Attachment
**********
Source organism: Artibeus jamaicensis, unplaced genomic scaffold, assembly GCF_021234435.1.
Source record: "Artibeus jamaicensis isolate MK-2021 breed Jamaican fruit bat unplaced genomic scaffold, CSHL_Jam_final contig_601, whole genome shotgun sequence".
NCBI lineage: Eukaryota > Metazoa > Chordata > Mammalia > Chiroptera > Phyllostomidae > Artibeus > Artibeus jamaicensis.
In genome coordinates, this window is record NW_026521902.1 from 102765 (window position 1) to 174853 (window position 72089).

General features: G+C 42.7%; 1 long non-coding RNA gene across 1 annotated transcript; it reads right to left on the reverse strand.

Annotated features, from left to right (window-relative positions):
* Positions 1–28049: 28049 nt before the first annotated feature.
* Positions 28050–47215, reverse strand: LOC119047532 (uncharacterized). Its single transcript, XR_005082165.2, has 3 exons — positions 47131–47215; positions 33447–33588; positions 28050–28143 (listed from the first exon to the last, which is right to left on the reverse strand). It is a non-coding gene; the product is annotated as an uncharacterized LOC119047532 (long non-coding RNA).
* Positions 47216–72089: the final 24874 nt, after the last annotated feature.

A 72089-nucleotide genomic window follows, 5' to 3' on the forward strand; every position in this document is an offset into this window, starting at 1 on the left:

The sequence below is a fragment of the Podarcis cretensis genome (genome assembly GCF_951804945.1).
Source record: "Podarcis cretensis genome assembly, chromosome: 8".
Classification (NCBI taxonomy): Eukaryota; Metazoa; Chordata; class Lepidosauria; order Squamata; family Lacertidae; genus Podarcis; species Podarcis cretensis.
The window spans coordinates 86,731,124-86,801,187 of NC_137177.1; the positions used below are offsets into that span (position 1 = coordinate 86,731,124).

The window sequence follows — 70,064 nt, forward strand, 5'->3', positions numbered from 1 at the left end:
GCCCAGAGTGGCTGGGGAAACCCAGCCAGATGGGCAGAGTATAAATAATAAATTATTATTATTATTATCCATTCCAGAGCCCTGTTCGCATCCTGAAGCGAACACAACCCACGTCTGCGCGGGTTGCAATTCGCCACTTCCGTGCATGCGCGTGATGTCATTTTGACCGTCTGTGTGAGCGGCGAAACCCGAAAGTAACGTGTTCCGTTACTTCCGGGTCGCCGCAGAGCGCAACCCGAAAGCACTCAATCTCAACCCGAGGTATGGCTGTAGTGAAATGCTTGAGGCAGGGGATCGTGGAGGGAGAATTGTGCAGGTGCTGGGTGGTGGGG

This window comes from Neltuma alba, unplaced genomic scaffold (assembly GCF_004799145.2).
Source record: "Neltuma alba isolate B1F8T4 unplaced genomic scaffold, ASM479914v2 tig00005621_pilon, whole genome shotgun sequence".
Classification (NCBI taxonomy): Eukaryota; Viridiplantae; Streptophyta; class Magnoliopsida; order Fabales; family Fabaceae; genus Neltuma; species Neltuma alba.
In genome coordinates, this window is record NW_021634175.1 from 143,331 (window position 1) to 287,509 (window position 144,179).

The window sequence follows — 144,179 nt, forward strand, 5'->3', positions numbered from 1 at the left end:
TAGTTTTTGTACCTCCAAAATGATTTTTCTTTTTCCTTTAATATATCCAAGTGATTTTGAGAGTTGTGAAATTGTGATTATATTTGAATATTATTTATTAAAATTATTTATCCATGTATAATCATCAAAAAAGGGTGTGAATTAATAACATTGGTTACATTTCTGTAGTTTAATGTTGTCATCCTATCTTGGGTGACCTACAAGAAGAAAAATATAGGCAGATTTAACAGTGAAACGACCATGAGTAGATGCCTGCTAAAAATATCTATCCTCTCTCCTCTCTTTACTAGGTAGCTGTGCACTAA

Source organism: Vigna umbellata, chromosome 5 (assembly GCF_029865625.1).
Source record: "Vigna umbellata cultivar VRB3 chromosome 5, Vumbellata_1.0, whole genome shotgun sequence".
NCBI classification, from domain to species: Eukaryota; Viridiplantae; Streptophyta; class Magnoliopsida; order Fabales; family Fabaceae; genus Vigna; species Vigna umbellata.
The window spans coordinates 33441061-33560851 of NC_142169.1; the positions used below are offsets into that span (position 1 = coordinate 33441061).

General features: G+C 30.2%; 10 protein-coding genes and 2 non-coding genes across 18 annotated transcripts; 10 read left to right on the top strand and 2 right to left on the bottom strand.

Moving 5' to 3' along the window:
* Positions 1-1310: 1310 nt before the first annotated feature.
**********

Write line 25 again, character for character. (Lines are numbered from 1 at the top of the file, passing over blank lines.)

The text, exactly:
NCBI classification, from domain to species: Eukaryota; Viridiplantae; Streptophyta; class Magnoliopsida; order Fabales; family Fabaceae; genus Vigna; species Vigna umbellata.